On death, 3

I met him I think twice. The first time was during an art exhibit. I was invited by an artist-friend, and he was invited by another artist that is also friends with my artist-friend. After the opening, we had dinner at Chowking, then videoke at Malate. They drank the night away while I listened to their drunken singing. We went home way past midnight.

The second time was another drinking session/dinner in Makati. Over bottles of Tanduay Ice (for them) and iced tea (for me) and lechon kawali, we exchanged stories and jokes. Well, they exchanged stories and jokes, while I just listened. I was socially awkward; I still am. After the drinking session, we took a walk around Makati, passing by his house, then we had post-dinner dinner at McDonalds. That was the last time I saw him – a towering figure, laughing like a child.

Most interactions after that were online, usually on Twitter. I just read his tweets, made several replies, and that’s it. Most of his tweets were about food. I think he liked Japanese food, basing this on his tweets.

And just like meeting friends online, sometimes dropping off is inevitable without anyone noticing. I dunno what happened next – maybe it was a sign that I should have noticed. Just checked: I still follow him on Twitter, and he still follows me. But I can’t remember any single tweet of his in recent days. Must be due to bandwidth issues. I noticed that I am not getting all tweets on Tweetdeck – there were obvious gaps in conversations, etc. So I thought he got bored with Twitter and had decided to move on.

Last Saturday, I was with college friends that I haven’t seen in decades. Over lunch, I got a text message from a friend, informing me of a very sad news.

For many of us, we don’t get the point of killing oneself. Everytime we hear of news of someone taking his own life, we usually ask why. What is it that pushes some people to terminate his life? Is there a problem that can only be solved by death?

I can’t answer for others, but this I know: for a desperate person, for a person who feels that he is most alone, for someone who thinks that no one cares, for a person who thinks his interminable life is an endless stream of loneliness and despair – yes, eternal, dreamless sleep is a tantalizing option.

Have you ever felt that your life is going down the drain? Did you ever have the feeling that once people found out about your darkest secret, they’d shun you, ostracize you, avoid you like making eye contact with you means instant death? Have you felt the cold embrace of loneliness in a sea of people? Have you despaired for attention from people who you think are ignoring you? Was there a long stretch of time where you’ve felt you’ve been abandoned by family and friends?

For some people who have been under the yoke of depression, yes, death can be the only option.

Yes, because I’ve been there.

But yes, I am still alive. I dunno why. Maybe I was a coward. Maybe things got better. Maybe because I had thought about my situation, accepted my fate, and moved one. I can’t say I am out of it; no one can. Depression, like death, is treacherous. It attacks you when you least expect it. But it’s been more than a decade since what I termed the Black Years of my life. Where taking a shower, looking at the water going down the drain, was a metaphor of my life. Where seeing my brother with his friends brought crushing blows to the heart. Where walking in a sea of people brought crushing waves of utter loneliness.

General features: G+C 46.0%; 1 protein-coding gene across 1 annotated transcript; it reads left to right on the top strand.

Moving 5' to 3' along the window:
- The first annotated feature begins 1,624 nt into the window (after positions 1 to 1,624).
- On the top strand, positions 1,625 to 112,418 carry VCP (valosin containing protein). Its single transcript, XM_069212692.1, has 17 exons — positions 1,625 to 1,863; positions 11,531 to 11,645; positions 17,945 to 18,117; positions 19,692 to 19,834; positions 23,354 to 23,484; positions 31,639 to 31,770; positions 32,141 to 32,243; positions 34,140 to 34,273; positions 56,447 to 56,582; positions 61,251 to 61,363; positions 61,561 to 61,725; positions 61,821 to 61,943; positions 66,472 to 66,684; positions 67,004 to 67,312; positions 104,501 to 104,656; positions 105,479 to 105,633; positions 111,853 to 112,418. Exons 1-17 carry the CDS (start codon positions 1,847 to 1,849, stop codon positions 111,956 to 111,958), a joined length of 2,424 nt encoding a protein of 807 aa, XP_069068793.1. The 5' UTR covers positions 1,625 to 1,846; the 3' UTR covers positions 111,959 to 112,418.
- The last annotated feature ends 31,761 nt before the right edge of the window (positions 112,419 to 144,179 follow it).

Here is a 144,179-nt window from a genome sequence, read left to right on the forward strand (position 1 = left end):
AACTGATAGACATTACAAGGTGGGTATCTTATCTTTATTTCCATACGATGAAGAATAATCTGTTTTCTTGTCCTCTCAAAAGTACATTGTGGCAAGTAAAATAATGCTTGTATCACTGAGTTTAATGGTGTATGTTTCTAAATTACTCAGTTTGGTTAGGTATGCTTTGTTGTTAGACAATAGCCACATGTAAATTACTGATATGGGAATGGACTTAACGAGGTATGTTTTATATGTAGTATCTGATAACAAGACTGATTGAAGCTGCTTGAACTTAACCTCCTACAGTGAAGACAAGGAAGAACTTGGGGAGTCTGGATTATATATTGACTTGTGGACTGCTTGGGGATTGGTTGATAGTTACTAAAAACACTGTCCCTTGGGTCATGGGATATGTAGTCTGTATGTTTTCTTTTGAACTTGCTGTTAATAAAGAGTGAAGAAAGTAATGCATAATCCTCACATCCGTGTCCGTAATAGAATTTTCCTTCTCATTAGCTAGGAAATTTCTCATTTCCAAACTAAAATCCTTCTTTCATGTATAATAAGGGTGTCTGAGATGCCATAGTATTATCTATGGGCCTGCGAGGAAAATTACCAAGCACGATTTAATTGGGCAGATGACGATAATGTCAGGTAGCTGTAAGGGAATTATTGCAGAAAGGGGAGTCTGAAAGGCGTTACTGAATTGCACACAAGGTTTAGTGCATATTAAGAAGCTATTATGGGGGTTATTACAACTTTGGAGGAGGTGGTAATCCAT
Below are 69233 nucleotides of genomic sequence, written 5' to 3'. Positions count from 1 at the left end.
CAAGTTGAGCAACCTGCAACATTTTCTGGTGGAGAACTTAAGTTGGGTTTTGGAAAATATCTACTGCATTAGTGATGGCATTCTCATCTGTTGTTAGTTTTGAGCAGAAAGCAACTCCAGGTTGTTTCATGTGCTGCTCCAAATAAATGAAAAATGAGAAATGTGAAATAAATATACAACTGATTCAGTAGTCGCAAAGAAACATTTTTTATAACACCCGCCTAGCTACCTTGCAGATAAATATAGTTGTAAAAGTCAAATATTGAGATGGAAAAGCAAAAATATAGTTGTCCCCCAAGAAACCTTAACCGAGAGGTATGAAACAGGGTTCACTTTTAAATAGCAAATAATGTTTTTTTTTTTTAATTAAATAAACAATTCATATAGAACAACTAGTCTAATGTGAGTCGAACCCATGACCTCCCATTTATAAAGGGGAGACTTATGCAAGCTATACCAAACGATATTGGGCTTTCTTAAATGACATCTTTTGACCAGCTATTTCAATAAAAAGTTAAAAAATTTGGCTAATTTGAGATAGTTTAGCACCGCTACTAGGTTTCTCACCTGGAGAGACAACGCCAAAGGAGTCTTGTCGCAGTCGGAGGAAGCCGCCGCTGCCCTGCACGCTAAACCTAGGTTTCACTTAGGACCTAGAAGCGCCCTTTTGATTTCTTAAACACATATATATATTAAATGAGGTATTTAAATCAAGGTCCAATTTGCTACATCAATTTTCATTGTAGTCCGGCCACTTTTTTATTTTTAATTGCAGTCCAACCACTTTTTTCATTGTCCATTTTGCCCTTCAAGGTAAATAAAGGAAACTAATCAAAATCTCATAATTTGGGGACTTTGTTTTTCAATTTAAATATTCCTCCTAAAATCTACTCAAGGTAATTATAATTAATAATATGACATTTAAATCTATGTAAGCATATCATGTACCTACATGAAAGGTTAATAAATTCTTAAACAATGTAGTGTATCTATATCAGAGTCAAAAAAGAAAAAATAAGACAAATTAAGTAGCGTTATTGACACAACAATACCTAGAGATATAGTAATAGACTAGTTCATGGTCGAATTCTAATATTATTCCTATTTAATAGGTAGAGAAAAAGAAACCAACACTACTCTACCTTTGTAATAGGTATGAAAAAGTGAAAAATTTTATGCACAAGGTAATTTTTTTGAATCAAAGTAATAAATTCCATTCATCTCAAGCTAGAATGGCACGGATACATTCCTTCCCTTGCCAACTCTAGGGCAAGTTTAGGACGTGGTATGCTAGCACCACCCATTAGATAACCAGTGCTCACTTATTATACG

Yes, I thought death was a relief. But I am still alive.

Not everyone was as lucky. Including him.

It must be a terrible blow to family and friends. The sad thing about depression and suicide is that there are no obvious signs. Most of us are not aware about it. Even if we were, detecting it would be hard. You can never tell if someone is just sad or terribly depressed. And even if we find out, we might find ourselves helpless, or worse, indifferent.

After someone made the decision to leave this life, all we have, aside from memories, is regret. Have we been so full of ourselves that we fail to notice? Have we lacked love for this person? Have we taken him for granted? All we have are questions, and we might not get the right answers, or any answer at all.

I used to read a lot about depression and suicide. I have books, pages yellowed, some passages highlighted. I have photocopies, properly filed and stored in envelops. I read about my situation back then, and resolved that never should another suffer what I had went through.

But life has a nasty habit of dumping us with experiences that we can’t even discern the essentials from the mundane. In my case, studies and later on, work. I thought I could help someone who is depressed when I find one. Now, I don’t know anymore. What I do know is that someone that I know took his own life.

That’s what family and friends have after a suicide – unanswered questions. And that’s all I have now.


Corruption and death

As of this moment some things and details are still unclear to me. But what I do know is that in death, as in life, you cannot escape corruption.

They rushed my aunt to a local, government-operated hospital on Monday. The doctors inserted a respirator tube, and asked her sister to buy medicines at the hospital pharmacy. When she got back, my aunt’s gone. She tried returning the medicines, but the pharmacy refused. She had the receipt signed by the attending physician just to prove that the medicines were unused and useless.

Then the troubles began. Both her sister and my father have memorial plans from a reputable insurance company; the deceased did not. The service provider “accredited” by the hospital approached my relatives, offering their services. Her siblings refused. So they had the remains taken by the service provider of their choice. My aunt and my father planned to assign their memorial plans to the deceased to cover for the expenses.

The service provider refused. First, they have their own memorial plans, and they only accept clients who bought their plans. Second, they don’t accept clients that hold plans from other providers. I don’t know what happened, but the relatives got a plan from someone. This plan was issued by the service provider. All’s well that ends well?

It’s the death certificate this time. We coursed the request for a death certificate through the service provider, but the hospital refused to deal with the service provider, since the provider is “not accredited.” So the relatives tried to secure the document themselves. The hospital still refused, since my aunt was “not admitted.” Later, the hospital revised its party line; this time, it claimed that my aunt was not confined for at least 24 hours.